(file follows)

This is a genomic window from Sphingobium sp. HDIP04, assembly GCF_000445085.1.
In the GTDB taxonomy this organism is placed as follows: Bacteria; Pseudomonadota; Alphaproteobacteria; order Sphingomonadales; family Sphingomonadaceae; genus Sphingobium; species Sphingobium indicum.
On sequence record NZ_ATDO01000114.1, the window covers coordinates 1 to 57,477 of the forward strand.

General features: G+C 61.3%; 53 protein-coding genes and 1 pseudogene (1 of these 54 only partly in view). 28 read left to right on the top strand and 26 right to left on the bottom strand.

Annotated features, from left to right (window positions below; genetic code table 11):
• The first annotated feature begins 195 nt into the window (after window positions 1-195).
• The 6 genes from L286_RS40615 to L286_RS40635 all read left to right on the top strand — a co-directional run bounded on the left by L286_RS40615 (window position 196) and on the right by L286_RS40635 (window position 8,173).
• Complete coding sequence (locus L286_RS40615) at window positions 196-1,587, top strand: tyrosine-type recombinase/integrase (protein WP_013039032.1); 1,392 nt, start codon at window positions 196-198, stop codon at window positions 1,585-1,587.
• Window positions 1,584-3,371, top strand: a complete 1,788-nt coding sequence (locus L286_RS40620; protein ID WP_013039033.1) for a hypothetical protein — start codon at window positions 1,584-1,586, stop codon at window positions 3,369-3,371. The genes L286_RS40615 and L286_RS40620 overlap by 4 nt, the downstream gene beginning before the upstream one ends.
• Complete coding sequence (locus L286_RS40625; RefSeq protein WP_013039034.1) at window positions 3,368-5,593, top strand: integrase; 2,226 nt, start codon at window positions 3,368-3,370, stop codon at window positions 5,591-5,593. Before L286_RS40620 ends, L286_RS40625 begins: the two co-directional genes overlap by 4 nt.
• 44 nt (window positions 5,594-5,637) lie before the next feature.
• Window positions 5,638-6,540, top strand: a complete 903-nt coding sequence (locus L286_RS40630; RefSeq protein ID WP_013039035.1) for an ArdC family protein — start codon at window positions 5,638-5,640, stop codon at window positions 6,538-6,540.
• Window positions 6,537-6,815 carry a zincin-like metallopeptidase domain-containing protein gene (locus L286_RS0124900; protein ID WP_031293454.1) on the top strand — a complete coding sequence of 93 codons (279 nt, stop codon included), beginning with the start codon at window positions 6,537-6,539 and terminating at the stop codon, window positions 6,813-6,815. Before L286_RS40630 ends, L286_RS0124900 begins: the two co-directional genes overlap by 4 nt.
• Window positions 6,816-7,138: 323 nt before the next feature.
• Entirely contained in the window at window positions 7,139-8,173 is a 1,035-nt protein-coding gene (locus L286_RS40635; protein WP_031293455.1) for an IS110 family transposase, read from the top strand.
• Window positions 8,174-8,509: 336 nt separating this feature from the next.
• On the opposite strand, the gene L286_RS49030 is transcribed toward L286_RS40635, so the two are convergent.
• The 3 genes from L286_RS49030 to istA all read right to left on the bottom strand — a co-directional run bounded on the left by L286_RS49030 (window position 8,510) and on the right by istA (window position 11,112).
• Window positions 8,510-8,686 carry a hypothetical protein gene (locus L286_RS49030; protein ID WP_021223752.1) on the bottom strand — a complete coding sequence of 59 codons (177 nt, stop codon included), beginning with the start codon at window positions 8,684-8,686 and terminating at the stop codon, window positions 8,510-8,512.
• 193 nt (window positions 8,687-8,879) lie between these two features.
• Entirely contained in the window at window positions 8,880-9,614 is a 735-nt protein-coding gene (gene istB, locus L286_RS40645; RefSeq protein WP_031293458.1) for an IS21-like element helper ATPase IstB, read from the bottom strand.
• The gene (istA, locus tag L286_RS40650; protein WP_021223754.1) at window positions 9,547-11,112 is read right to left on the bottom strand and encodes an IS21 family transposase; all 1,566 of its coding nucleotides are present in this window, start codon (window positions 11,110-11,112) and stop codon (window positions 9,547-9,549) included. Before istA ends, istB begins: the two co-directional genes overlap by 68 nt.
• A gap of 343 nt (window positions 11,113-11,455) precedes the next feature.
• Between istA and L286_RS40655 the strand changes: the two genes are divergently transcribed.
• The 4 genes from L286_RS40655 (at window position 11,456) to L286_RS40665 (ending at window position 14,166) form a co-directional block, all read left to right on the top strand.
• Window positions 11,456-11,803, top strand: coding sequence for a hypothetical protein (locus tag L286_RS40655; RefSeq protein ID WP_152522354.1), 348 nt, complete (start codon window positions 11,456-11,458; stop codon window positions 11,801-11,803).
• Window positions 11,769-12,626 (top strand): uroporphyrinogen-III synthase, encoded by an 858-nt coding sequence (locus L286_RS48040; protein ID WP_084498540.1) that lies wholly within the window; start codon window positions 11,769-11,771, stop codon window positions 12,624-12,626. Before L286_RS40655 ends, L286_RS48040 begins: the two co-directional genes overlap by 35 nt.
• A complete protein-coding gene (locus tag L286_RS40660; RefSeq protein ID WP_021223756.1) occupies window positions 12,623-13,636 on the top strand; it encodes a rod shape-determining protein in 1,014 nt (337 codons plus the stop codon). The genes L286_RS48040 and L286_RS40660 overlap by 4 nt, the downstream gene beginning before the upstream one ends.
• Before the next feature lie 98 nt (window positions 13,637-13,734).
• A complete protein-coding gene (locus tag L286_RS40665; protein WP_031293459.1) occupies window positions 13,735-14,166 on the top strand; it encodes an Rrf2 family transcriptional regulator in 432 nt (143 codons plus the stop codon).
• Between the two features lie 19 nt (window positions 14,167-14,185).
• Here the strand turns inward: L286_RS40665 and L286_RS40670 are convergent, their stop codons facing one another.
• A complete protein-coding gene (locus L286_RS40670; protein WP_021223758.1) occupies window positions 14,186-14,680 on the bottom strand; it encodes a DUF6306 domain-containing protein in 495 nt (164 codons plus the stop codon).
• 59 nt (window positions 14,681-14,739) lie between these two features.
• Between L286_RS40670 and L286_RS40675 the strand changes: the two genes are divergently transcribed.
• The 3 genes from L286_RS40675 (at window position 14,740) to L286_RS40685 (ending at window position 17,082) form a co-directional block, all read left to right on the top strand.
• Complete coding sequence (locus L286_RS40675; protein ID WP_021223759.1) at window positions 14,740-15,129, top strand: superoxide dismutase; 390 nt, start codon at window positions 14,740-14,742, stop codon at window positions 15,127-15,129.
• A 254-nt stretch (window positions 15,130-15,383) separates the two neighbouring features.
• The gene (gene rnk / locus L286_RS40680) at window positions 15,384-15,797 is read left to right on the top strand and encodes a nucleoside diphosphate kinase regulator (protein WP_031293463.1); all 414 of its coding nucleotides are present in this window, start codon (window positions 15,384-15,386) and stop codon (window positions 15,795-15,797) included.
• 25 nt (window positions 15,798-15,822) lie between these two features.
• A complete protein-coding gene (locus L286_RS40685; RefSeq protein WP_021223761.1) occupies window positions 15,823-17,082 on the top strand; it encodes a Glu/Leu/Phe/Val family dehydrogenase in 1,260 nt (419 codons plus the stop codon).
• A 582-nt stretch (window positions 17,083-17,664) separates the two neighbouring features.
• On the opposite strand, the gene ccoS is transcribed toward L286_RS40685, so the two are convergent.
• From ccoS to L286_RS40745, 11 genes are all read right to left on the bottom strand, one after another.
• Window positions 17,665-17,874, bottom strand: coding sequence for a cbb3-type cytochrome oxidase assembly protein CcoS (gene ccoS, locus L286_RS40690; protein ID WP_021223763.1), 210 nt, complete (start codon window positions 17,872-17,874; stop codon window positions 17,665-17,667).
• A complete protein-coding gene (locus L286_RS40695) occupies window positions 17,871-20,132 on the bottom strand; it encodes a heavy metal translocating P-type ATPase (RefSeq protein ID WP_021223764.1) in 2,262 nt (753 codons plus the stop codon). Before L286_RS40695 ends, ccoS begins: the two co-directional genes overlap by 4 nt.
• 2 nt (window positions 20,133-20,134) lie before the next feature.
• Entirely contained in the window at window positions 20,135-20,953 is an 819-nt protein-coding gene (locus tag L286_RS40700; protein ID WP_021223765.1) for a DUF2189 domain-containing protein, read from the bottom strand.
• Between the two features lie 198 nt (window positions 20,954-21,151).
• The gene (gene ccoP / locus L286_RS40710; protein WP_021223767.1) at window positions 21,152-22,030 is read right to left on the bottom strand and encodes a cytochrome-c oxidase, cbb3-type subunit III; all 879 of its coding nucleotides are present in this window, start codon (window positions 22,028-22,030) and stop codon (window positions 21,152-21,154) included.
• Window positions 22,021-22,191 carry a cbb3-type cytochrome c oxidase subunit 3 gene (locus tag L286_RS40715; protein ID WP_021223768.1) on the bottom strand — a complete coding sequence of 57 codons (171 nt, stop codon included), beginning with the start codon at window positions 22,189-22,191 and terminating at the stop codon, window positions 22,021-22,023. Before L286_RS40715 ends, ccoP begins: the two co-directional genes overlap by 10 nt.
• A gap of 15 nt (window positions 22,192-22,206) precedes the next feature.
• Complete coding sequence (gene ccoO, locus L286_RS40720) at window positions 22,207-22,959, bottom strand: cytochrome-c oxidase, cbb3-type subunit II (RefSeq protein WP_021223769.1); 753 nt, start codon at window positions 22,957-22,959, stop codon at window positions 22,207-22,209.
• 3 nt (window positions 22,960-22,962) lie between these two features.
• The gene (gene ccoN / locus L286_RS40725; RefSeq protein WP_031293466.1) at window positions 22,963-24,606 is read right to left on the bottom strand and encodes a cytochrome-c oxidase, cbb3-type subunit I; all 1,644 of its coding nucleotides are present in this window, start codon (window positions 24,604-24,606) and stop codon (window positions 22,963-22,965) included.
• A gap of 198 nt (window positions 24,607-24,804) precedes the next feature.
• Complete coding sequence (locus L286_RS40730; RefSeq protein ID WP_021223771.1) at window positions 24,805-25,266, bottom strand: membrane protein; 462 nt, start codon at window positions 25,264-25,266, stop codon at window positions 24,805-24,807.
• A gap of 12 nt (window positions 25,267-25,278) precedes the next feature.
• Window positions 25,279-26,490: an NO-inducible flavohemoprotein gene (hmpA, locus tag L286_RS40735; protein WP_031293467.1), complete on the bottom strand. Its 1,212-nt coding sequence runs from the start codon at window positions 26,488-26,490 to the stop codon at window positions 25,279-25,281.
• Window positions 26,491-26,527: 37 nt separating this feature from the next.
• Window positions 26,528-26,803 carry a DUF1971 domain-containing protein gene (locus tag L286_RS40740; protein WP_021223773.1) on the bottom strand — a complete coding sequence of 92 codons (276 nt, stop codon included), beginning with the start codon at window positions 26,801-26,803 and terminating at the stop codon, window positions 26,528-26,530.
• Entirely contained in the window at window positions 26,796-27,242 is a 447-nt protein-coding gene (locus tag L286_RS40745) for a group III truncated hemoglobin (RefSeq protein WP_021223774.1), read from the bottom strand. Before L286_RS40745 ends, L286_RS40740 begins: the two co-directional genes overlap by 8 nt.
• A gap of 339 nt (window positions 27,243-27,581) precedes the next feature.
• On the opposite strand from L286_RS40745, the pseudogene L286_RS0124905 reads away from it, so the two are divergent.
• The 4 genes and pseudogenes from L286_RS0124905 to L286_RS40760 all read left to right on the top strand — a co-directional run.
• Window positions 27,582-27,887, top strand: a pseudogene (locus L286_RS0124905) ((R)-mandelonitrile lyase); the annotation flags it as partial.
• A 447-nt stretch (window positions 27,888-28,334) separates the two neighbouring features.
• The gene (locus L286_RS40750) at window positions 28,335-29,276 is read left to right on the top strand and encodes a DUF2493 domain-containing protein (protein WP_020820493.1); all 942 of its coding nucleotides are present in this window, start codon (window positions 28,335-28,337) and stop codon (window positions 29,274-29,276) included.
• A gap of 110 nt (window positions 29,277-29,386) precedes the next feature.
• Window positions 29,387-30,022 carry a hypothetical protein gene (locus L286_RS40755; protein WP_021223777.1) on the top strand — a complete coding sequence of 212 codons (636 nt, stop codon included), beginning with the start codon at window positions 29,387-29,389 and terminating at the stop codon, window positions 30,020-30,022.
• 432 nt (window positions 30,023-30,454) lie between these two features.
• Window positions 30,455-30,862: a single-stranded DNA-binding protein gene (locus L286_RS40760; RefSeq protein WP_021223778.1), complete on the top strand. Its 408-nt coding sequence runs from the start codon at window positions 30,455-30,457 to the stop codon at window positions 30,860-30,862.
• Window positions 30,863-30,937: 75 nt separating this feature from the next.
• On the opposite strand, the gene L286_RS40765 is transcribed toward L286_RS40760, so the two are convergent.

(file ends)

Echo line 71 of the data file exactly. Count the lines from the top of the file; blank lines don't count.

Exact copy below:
• 432 nt (window positions 30,023-30,454) lie between these two features.